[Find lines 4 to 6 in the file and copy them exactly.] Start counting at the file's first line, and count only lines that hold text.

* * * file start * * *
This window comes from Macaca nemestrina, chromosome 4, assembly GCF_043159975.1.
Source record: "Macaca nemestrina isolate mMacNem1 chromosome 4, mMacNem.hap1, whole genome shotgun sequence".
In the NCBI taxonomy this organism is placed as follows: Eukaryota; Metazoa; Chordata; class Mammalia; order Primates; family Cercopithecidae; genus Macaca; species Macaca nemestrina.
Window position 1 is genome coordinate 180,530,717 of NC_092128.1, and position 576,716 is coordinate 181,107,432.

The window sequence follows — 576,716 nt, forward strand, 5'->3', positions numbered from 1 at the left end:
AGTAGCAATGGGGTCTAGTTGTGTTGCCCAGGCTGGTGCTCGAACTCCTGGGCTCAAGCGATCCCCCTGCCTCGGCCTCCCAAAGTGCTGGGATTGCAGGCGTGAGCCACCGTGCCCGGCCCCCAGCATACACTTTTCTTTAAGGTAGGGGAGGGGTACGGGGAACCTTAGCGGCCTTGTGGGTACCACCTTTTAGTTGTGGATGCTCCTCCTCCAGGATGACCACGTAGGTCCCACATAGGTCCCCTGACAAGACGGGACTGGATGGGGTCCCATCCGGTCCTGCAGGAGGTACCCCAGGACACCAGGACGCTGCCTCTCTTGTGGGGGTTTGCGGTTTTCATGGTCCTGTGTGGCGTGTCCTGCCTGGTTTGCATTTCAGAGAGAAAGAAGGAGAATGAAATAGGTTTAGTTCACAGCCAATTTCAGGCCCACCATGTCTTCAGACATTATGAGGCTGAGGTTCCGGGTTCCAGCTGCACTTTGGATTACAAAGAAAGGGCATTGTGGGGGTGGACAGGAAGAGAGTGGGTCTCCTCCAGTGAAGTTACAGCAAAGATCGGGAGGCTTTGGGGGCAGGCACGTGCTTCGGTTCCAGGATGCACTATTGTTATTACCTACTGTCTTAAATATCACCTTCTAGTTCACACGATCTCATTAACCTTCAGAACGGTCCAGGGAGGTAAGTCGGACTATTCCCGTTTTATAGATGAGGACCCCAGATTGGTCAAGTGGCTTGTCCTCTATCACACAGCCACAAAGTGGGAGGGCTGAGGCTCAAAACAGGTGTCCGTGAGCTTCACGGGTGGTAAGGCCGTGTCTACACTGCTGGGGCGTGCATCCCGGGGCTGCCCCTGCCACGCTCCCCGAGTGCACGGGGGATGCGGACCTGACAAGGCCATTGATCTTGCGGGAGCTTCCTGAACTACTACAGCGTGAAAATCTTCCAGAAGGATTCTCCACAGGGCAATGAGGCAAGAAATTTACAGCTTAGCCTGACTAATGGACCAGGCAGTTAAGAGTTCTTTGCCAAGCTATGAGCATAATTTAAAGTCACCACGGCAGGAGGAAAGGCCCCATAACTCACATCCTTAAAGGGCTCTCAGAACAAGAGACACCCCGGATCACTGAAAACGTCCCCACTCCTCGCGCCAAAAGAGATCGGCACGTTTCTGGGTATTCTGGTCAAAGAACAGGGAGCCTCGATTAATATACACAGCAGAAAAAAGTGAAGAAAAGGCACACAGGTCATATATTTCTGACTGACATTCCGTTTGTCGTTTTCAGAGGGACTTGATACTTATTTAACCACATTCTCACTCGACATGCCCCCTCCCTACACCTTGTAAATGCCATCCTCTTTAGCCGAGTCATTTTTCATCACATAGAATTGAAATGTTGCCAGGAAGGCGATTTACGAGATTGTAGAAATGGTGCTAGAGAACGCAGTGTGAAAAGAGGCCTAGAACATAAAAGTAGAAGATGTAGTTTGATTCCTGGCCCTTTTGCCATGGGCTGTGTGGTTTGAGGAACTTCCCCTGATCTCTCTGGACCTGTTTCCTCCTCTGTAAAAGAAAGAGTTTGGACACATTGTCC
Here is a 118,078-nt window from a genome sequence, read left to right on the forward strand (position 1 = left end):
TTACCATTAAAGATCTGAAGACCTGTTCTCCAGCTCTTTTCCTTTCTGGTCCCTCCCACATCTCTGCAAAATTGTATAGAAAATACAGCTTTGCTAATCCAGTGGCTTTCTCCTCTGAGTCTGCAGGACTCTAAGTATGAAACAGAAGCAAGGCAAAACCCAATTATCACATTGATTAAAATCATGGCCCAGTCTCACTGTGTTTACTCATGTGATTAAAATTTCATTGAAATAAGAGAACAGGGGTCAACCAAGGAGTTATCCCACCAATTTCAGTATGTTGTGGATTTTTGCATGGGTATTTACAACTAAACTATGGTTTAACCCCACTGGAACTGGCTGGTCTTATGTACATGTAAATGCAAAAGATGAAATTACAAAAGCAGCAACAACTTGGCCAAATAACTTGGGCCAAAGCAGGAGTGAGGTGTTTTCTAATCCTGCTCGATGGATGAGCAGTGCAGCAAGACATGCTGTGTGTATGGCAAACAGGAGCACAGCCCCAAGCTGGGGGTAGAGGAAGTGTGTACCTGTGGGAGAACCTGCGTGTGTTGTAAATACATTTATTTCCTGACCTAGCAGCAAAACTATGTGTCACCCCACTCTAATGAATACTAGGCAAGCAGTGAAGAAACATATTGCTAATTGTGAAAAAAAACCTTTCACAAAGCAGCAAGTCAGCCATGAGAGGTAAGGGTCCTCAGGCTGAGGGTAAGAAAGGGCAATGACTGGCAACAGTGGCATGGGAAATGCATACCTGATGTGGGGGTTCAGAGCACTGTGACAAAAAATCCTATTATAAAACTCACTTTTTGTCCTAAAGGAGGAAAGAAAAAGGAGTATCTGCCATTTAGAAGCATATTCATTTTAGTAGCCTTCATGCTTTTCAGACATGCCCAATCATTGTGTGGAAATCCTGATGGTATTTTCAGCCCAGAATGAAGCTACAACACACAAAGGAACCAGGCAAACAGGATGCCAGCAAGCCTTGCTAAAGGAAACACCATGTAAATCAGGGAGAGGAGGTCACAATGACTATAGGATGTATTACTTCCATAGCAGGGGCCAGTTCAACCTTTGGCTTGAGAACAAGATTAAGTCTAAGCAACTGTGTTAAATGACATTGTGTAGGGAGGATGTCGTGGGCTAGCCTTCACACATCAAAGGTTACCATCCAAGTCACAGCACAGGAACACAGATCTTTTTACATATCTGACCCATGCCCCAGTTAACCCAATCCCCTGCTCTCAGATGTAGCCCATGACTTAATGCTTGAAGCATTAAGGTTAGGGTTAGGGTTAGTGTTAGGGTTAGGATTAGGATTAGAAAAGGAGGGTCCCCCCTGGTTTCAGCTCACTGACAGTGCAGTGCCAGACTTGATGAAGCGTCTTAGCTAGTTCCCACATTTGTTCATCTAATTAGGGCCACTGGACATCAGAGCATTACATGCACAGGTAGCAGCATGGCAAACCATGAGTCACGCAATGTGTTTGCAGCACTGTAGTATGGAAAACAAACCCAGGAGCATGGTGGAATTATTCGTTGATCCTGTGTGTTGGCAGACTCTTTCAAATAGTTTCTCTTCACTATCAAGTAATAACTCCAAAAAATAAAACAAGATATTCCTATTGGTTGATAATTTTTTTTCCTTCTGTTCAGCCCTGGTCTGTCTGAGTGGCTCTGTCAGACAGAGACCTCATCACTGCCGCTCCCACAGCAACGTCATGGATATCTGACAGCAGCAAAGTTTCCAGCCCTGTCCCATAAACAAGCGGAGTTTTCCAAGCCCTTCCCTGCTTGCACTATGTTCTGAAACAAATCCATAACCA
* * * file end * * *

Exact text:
Window position 1 is genome coordinate 180,530,717 of NC_092128.1, and position 576,716 is coordinate 181,107,432.

The window sequence follows — 576,716 nt, forward strand, 5'->3', positions numbered from 1 at the left end:
AGTAGCAATGGGGTCTAGTTGTGTTGCCCAGGCTGGTGCTCGAACTCCTGGGCTCAAGCGATCCCCCTGCCTCGGCCTCCCAAAGTGCTGGGATTGCAGGCGTGAGCCACCGTGCCCGGCCCCCAGCATACACTTTTCTTTAAGGTAGGGGAGGGGTACGGGGAACCTTAGCGGCCTTGTGGGTACCACCTTTTAGTTGTGGATGCTCCTCCTCCAGGATGACCACGTAGGTCCCACATAGGTCCCCTGACAAGACGGGACTGGATGGGGTCCCATCCGGTCCTGCAGGAGGTACCCCAGGACACCAGGACGCTGCCTCTCTTGTGGGGGTTTGCGGTTTTCATGGTCCTGTGTGGCGTGTCCTGCCTGGTTTGCATTTCAGAGAGAAAGAAGGAGAATGAAATAGGTTTAGTTCACAGCCAATTTCAGGCCCACCATGTCTTCAGACATTATGAGGCTGAGGTTCCGGGTTCCAGCTGCACTTTGGATTACAAAGAAAGGGCATTGTGGGGGTGGACAGGAAGAGAGTGGGTCTCCTCCAGTGAAGTTACAGCAAAGATCGGGAGGCTTTGGGGGCAGGCACGTGCTTCGGTTCCAGGATGCACTATTGTTATTACCTACTGTCTTAAATATCACCTTCTAGTTCACACGATCTCATTAACCTTCAGAACGGTCCAGGGAGGTAAGTCGGACTATTCCCGTTTTATAGATGAGGACCCCAGATTGGTCAAGTGGCTTGTCCTCTATCACACAGCCACAAAGTGGGAGGGCTGAGGCTCAAAACAGGTGTCCGTGAGCTTCACGGGTGGTAAGGCCGTGTCTACACTGCTGGGGCGTGCATCCCGGGGCTGCCCCTGCCACGCTCCCCGAGTGCACGGGGGATGCGGACCTGACAAGGCCATTGATCTTGCGGGAGCTTCCTGAACTACTACAGCGTGAAAATCTTCCAGAAGGATTCTCCACAGGGCAATGAGGCAAGAAATTTACAGCTTAGCCTGACTAATGGACCAGGCAGTTAAGAGTTCTTTGCCAAGCTATGAGCATAATTTAAAGTCACCACGGCAGGAGGAAAGGCCCCATAACTCACATCCTTAAAGGGCTCTCAGAACAAGAGACACCCCGGATCACTGAAAACGTCCCCACTCCTCGCGCCAAAAGAGATCGGCACGTTTCTGGGTATTCTGGTCAAAGAACAGGGAGCCTCGATTAATATACACAGCAGAAAAAAGTGAAGAAAAGGCACACAGGTCATATATTTCTGACTGACATTCCGTTTGTCGTTTTCAGAGGGACTTGATACTTATTTAACCACATTCTCACTCGACATGCCCCCTCCCTACACCTTGTAAATGCCATCCTCTTTAGCCGAGTCATTTTTCATCACATAGAATTGAAATGTTGCCAGGAAGGCGATTTACGAGATTGTAGAAATGGTGCTAGAGAACGCAGTGTGAAAAGAGGCCTAGAACATAAAAGTAGAAGATGTAGTTTGATTCCTGGCCCTTTTGCCATGGGCTGTGTGGTTTGAGGAACTTCCCCTGATCTCTCTGGACCTGTTTCCTCCTCTGTAAAAGAAAGAGTTTGGACACATTGTCC